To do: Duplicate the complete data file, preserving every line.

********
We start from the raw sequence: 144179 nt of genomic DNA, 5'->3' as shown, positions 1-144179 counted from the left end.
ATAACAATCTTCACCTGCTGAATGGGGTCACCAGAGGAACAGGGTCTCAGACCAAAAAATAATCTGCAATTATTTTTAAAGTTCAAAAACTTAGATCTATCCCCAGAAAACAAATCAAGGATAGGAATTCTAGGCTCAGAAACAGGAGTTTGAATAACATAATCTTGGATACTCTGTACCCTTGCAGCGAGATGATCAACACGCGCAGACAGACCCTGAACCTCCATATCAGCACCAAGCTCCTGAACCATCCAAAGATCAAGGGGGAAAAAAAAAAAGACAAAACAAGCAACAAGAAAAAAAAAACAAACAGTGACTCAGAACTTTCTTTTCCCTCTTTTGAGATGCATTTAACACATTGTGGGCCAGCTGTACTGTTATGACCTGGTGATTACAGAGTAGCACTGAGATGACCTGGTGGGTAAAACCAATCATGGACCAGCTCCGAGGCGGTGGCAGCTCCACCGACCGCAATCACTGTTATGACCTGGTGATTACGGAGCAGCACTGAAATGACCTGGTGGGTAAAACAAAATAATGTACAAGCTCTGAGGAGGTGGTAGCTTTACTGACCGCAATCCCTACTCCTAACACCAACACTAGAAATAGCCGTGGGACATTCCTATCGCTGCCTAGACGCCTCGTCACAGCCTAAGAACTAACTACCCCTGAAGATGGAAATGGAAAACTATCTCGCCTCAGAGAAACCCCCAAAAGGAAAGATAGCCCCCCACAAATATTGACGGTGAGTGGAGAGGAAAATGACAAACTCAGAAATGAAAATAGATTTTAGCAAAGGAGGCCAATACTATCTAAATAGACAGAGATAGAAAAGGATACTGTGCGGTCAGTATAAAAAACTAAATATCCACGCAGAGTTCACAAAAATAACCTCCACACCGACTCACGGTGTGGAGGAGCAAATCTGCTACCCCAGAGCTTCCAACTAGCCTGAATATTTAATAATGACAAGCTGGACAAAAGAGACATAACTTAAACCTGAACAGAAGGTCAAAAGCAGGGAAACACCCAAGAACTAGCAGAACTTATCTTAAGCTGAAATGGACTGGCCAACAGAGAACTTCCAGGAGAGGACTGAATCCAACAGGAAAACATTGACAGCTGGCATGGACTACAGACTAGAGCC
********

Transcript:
We start from the raw sequence: 144179 nt of genomic DNA, 5'->3' as shown, positions 1-144179 counted from the left end.
ATAACAATCTTCACCTGCTGAATGGGGTCACCAGAGGAACAGGGTCTCAGACCAAAAAATAATCTGCAATTATTTTTAAAGTTCAAAAACTTAGATCTATCCCCAGAAAACAAATCAAGGATAGGAATTCTAGGCTCAGAAACAGGAGTTTGAATAACATAATCTTGGATACTCTGTACCCTTGCAGCGAGATGATCAACACGCGCAGACAGACCCTGAACCTCCATATCAGCACCAAGCTCCTGAACCATCCAAAGATCAAGGGGGAAAAAAAAAAAGACAAAACAAGCAACAAGAAAAAAAAAACAAACAGTGACTCAGAACTTTCTTTTCCCTCTTTTGAGATGCATTTAACACATTGTGGGCCAGCTGTACTGTTATGACCTGGTGATTACAGAGTAGCACTGAGATGACCTGGTGGGTAAAACCAATCATGGACCAGCTCCGAGGCGGTGGCAGCTCCACCGACCGCAATCACTGTTATGACCTGGTGATTACGGAGCAGCACTGAAATGACCTGGTGGGTAAAACAAAATAATGTACAAGCTCTGAGGAGGTGGTAGCTTTACTGACCGCAATCCCTACTCCTAACACCAACACTAGAAATAGCCGTGGGACATTCCTATCGCTGCCTAGACGCCTCGTCACAGCCTAAGAACTAACTACCCCTGAAGATGGAAATGGAAAACTATCTCGCCTCAGAGAAACCCCCAAAAGGAAAGATAGCCCCCCACAAATATTGACGGTGAGTGGAGAGGAAAATGACAAACTCAGAAATGAAAATAGATTTTAGCAAAGGAGGCCAATACTATCTAAATAGACAGAGATAGAAAAGGATACTGTGCGGTCAGTATAAAAAACTAAATATCCACGCAGAGTTCACAAAAATAACCTCCACACCGACTCACGGTGTGGAGGAGCAAATCTGCTACCCCAGAGCTTCCAACTAGCCTGAATATTTAATAATGACAAGCTGGACAAAAGAGACATAACTTAAACCTGAACAGAAGGTCAAAAGCAGGGAAACACCCAAGAACTAGCAGAACTTATCTTAAGCTGAAATGGACTGGCCAACAGAGAACTTCCAGGAGAGGACTGAATCCAACAGGAAAACATTGACAGCTGGCATGGACTACAGACTAGAGCC